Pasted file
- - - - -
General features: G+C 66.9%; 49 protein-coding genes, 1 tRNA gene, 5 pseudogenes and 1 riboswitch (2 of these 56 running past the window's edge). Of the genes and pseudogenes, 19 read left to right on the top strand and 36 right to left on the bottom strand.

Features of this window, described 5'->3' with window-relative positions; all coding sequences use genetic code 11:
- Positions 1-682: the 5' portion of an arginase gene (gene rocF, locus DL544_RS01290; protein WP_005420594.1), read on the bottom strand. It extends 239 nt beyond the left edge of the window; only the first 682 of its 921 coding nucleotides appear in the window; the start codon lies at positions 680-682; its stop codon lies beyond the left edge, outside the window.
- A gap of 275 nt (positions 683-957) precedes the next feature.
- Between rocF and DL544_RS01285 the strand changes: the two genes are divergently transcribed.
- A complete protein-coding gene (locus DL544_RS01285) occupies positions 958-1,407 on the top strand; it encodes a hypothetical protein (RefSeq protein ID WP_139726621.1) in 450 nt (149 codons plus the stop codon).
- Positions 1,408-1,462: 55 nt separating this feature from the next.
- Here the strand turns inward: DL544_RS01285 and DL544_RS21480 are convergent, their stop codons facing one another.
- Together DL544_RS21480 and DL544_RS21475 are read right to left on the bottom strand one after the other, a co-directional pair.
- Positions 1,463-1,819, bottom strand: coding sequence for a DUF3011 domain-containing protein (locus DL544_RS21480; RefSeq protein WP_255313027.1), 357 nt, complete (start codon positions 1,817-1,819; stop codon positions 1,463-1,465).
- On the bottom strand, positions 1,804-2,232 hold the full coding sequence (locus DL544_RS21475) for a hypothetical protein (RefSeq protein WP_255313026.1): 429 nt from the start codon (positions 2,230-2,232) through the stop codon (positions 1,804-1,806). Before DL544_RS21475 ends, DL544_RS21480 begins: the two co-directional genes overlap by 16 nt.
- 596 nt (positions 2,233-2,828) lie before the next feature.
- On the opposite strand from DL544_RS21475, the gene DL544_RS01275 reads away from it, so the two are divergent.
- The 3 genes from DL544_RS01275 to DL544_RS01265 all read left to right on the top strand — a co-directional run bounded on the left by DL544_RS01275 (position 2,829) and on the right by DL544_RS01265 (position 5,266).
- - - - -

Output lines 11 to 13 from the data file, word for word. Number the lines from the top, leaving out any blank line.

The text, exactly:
- On the bottom strand, positions 1,804-2,232 hold the full coding sequence (locus DL544_RS21475) for a hypothetical protein (RefSeq protein WP_255313026.1): 429 nt from the start codon (positions 2,230-2,232) through the stop codon (positions 1,804-1,806). Before DL544_RS21475 ends, DL544_RS21480 begins: the two co-directional genes overlap by 16 nt.
- 596 nt (positions 2,233-2,828) lie before the next feature.
- On the opposite strand from DL544_RS21475, the gene DL544_RS01275 reads away from it, so the two are divergent.